Why the Islamists Will Win in Egypt
Mon, December 17, 2012
In the ongoing conflict between those Egyptians who strongly oppose a Sharia-based constitution — moderates, secularists, non-Muslim minorities — and the "Islamists" who are strongly pushing for it, the latter are currently evoking the one argument that has always, from the very beginnings of Islam, empowered Islamists over moderates in the Muslim world: That anyone who disagrees with them disagrees with Islam.
Examples are many. According to a December 1 report from El Fagr, for example, Gamal Sabr, the former campaign coordinator for the anti-freedom Salafi presidential candidate Abu Ismail, made the division clear during an Al Jazeera interview, where he said, "Whoever disagrees with him, disagrees with Islam itself;" and that many Egyptians "are fighting Islam in the picture of President Muhammad Morsi and in the picture of the Islamists." He was clearly implying that they are one with Islam, and to fight them is to fight Islam.
The logic is simple: Sabr, as well as those millions of Egyptians who want Sharia, presumably only want what Allah wants: That Egypt should be governed under Sharia law. According to this position, any and all Muslims who disagree, who do not want to be governed by Sharia law, whatever their arguments, are showing that they are at odds with Islam itself.
Sabr is hardly the only Egyptian Muslim making use of this age-old argument. A Dostor report, which also appeared on December 1, quotes Tarek Zomar making the same point.
Zomar, a former leader of the infamous Gam'a Islamiyya, was once imprisoned for his role in the assassination of President Anwar Sadat. Released with the ouster of President Hosni Mubarak, he is a now a member of the Shura Council of Egypt's Parliament. According to Zomor, whoever votes against the Sharia-based constitution that Morsi is trying to enforce, "is an infidel"— an apostate enemy of Allah to be killed for the cause of Islam.
Even Ahmed Morsi, President Muhammad Morsi's son, accused the many demonstrators in Tahrir Square, who object to his father's attempts to impose Sharia on them, of belonging to the "former regime"— code words for secularist-minded people, who are opposed to the totality of Sharia law. Writing on his Facebook account, he asserted that "all the people in Tahrir Square are remnants of the old regime." He added, "My father will eliminate them soon."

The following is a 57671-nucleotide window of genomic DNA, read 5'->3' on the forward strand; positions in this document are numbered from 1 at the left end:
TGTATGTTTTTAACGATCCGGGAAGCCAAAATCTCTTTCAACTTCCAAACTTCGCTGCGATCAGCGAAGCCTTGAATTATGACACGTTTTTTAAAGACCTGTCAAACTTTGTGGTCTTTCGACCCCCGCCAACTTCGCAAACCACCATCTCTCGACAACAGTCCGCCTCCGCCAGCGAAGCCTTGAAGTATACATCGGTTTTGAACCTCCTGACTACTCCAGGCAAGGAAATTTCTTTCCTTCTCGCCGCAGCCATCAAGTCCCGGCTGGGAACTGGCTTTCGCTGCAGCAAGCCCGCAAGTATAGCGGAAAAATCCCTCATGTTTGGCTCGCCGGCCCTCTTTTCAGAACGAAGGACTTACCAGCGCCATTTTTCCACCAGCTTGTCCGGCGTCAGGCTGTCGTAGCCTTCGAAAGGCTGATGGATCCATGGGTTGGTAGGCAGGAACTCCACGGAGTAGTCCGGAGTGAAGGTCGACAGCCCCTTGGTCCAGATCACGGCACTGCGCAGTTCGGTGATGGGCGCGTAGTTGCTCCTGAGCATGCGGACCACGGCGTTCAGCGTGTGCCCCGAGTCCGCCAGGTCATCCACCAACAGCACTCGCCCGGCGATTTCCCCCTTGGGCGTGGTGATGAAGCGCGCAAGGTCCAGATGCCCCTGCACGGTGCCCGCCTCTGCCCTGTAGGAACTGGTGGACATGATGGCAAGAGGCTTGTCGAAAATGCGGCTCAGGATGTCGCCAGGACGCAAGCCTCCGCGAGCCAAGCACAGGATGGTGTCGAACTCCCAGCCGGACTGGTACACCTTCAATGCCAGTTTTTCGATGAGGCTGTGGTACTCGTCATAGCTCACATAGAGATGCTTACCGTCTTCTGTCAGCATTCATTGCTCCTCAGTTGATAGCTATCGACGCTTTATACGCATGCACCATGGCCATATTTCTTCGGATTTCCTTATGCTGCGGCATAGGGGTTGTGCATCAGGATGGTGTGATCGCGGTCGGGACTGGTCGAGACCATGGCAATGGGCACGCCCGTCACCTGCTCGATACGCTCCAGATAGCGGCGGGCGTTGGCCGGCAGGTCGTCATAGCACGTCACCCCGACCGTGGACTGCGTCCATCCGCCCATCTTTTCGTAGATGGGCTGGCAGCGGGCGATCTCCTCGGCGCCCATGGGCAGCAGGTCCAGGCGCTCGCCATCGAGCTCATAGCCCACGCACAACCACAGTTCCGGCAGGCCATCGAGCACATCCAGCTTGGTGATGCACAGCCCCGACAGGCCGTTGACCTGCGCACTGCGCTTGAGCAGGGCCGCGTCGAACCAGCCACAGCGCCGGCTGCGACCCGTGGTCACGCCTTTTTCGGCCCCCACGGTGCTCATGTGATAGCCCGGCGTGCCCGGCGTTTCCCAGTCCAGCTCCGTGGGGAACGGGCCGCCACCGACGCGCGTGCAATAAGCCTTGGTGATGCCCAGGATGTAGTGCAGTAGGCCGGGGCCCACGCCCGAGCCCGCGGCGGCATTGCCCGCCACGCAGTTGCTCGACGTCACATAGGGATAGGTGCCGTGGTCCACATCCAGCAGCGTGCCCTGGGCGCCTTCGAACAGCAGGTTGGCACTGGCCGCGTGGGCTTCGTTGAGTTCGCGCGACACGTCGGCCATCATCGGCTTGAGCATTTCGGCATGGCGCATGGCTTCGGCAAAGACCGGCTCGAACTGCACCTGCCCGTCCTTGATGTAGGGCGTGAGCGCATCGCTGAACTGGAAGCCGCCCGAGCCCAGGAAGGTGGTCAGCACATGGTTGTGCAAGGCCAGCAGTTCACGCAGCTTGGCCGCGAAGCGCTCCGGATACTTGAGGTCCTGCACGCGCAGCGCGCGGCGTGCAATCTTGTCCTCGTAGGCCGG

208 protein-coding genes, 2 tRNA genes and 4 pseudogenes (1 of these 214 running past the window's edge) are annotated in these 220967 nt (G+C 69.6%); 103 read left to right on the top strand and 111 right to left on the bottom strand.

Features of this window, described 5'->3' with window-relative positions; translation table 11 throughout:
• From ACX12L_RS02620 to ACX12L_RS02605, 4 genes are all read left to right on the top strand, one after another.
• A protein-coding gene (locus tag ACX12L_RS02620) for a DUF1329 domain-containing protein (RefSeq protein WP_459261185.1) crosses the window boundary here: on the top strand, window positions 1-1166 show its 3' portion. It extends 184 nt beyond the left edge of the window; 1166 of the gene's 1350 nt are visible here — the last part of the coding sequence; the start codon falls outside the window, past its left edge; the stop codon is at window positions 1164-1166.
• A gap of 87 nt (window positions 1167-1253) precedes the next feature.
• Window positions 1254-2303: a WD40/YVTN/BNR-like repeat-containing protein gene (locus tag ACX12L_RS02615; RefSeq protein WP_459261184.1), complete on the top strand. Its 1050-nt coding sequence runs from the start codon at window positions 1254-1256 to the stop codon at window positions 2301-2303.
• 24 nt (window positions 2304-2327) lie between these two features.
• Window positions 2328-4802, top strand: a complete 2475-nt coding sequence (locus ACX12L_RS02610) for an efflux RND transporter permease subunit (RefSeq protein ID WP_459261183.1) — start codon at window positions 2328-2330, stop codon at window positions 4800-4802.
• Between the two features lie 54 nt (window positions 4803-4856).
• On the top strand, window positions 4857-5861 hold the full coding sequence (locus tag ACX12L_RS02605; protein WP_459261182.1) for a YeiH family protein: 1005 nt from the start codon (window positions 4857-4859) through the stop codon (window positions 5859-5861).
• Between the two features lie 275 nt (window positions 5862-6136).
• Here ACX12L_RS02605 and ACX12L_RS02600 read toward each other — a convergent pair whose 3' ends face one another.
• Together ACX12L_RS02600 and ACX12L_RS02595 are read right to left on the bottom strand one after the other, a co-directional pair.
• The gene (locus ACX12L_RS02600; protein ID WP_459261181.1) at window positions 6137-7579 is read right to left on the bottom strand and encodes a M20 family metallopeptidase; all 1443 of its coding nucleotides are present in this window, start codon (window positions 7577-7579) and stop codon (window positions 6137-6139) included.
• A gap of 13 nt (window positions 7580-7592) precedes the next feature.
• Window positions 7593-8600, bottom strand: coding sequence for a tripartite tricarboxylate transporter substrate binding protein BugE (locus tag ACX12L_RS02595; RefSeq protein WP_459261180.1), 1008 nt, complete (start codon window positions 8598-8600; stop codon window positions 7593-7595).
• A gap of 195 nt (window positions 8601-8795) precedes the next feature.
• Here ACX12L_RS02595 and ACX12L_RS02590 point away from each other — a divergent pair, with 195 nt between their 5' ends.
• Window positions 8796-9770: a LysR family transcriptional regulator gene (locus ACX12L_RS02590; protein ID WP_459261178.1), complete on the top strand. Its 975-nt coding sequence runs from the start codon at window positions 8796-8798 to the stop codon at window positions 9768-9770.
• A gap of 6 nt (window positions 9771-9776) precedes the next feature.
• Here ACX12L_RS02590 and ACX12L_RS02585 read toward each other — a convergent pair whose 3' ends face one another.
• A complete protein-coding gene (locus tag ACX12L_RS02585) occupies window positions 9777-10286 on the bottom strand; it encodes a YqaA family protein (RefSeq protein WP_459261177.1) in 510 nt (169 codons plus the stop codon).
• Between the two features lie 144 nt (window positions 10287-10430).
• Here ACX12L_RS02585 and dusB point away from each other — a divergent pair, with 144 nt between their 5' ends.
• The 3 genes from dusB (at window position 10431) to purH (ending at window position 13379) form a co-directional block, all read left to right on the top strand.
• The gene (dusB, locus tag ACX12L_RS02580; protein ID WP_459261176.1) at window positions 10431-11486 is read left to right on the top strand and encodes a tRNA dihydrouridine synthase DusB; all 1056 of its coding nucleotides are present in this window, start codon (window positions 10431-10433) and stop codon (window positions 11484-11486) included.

Such is the difficulty encountered by moderate Muslims, past and present: How can they justify their rejection of Islamic teachings, as captured in the Quran, hadith (teachings and actions of the Muslim prophet Mohammed, as reported 200 years after his death -- which would be like us just starting to write about George Washington), as well as the words of the Islamic scholars throughout the ages, all of which constitute the "Sharia" of Islam, a word that simply means the "Way" of Islam?
In history, a few decades after the Islamic prophet Muhammad died, during the First Fitna (ordeal, upheaval)—when the Sunni-Shia split emerged—a group of zealous Muslims, known as the Kharajites (based on a word that literally means "those who go out" (of the Islamic fold)), rejected both the Sunni and Shia leadership claims and deemed themselves the "truest" Muslims. Accordingly, they engaged in takfir -- that is, randomly accusing any Muslims who might be not upholding the totality of Islam's teachings of being infidels and often killing them.
Today's Islamists are similar: In fact, that is the way the genuinely moderate Muslims portray them -- as takfiris, who themselves sin by judging fellow Muslims, when that is the prerogative of Allah alone.
Due to the obsessively high standards the Kharajites set — to sin even once was to be deemed an apostate to be executed — mainstream Islam eventually rejected their approach, to the point that merely saying the Islamic profession of faith, the shehada — "there is no god but Allah and Muhammad is his prophet" — is usually enough to safeguard someone as a Muslim.
It is no longer that simple today. Whereas the Kharajites of the 7th century were truly extreme—ritually slaying even Muslim women and children for not being Islamic enough — the Islamists of today see themselves as merely insisting that Sharia law be enshrined in the constitution and enforced in Egypt. They do not regard this as an "extreme" position and believe it only seems so to those "globalized" Muslims who espouse the values of science, pluralism, freedom of religion and freedom from religion.
That is why these secular, moderate or liberal Muslims—so long as they define themselves as Muslims—are destined to lose the debate with their more radical brethren, who will always say, "True Muslims support Sharia: If you reject this, then you are no Muslim, you are an apostate, an infidel, an enemy."
Raymond Ibrahim, a Middle East and Islam specialist, is a Shillman Fellow at the David Horowitz Freedom Center and an Associate Fellow at the Middle East Forum. A widely published author, he is best known for his book, The Al Qaeda Reader . Mr. Ibrahim's dual-background—born and raised in the U.S. by Egyptian parents —has provided him with unique advantages to understanding of the Western and Middle Eastern mindsets.